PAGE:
The simple 3D model can then be quickly brought to life by embellishing with external details, textures and colours.  At the initial design stage, this model needs to be aesthetically accurate even though technical accuracy of details is low.  For example, even though the lifeboat has been specified, the actual maker and model have not yet been chosen, so such details are more representative than necessarily accurate.  External renders of this exhibition model give the customer an accurate visual impression of the vessel.  Furthermore, the model can be explored at full scale with the ShipSpace™VR system to give the customer the most realistic experience of the new vessel possible and enables detailed feedback about the arrangement that is simply not possible from just looking at drawings or pictures.

Adding interior details to the model also enables the interior arrangement to be reviewed.  The wheelhouse is always of high interest, since it allows visibility and sightlines to be checked with high accuracy and something not possible even with an expensive physical mock-up built inside a factory.  For Ro-Ro vessels, drivers have been able check that they can negotiate ramps and pillars while trying to manoeuvre their trucks around crowed decks.  Driver assess sightlines and two-way traffic can also be tested.  Chefs have been checking cooking arrangements of galleys and scientists, the layout of their labs and equipment for sampling and sensor deployment.

Further down the design process, KNUD E. HANSEN has been working with clients to implement the ShipSpace™system to facilitate the review of the final detail design of blocks before they go to production.  The system enables multiple users to meet together, similar to video conferencing, except that users are inside the 3D model.  Participants can see and hear each other through avatars in a realistic way.  It is akin to a site meeting on a virtual ship.  This has proven to be an extremely powerful way to conduct design reviews, since people notice details that are easily missed when reviewing on a computer screen.  This largely due to the natural way you view the model with a much larger Field-Of-View (FOV) and stereoscopic vision only possible with an HMD.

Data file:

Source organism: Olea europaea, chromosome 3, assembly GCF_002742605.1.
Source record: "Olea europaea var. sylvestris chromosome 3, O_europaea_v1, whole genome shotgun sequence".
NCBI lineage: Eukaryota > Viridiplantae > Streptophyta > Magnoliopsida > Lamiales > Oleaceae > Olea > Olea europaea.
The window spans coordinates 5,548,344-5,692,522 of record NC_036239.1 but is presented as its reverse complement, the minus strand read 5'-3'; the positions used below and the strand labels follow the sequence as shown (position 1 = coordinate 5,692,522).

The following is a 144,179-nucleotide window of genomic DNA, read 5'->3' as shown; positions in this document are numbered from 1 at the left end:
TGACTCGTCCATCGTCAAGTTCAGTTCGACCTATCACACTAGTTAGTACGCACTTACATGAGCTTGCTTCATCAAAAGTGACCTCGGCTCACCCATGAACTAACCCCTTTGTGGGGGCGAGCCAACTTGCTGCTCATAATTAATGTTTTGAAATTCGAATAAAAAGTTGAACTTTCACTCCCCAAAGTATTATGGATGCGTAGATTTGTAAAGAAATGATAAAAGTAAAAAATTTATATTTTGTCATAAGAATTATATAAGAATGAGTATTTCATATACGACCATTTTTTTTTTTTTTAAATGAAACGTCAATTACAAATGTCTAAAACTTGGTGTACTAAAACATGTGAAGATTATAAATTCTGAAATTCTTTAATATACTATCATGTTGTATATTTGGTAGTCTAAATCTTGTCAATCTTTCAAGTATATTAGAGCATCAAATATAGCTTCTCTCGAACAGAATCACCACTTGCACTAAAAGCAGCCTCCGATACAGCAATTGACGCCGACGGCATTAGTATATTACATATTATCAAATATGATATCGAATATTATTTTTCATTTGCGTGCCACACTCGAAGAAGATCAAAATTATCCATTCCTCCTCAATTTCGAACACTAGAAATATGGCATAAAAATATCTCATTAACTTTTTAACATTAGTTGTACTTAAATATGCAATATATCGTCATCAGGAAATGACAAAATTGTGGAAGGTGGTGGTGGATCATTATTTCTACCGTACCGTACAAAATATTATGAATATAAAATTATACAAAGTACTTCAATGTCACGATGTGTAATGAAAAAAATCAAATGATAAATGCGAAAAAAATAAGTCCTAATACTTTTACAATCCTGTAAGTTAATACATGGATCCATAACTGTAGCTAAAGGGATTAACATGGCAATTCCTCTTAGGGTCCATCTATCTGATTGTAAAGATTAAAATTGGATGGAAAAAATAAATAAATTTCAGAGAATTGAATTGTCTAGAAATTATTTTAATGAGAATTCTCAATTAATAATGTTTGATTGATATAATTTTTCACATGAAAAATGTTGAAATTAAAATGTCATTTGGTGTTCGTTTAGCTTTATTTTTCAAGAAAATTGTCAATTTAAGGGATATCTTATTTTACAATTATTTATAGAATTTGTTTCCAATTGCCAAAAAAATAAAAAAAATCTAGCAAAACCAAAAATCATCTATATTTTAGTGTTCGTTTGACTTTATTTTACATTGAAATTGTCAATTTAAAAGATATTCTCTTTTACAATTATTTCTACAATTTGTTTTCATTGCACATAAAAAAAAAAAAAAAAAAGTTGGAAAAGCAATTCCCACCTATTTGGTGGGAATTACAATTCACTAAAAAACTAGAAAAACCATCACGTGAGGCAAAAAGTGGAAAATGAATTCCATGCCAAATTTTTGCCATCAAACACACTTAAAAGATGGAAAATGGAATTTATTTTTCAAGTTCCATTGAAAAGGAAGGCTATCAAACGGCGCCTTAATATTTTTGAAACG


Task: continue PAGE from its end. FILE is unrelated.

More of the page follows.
If there is an issue with the design, participants can quickly discuss the issue, make measurements, add 3D mark-ups to the model, take photos and voice memos to instruct design corrections.   You can even spawn objects to illustrate required changes or pose mannequins to highlight human factor issues.  ShipSpace™virtual meetings enables reviews to be conducted by participants across different sites, making the review process much faster, and allowing more experts and stakeholders to contribute to the design.  The system can also be used by production personnel who would like to familiarise themselves with the design and plan installation sequencing with other labour trades so that people are not getting in each other’s way or causing rework issues.

The company has also assisted in redesign of existing vessels using the ShipSpace™system, for example where a mooring deck has proven to be too congested and difficult to work in operation, or for retrofit of scrubbers in crowed funnels and casings.  As the company gains more experience with working in virtual reality more opportunities for working smarter and more effectively are certain to arise.  Goh says, “ShipSpace has been a game changer for us.  At the start we only thought of it as a sales tool, but the use cases just seem to keep coming.  VR has matured quickly from a fancy toy to a powerful collaboration system for creating better ships more efficiently.”

Article from The Naval Architect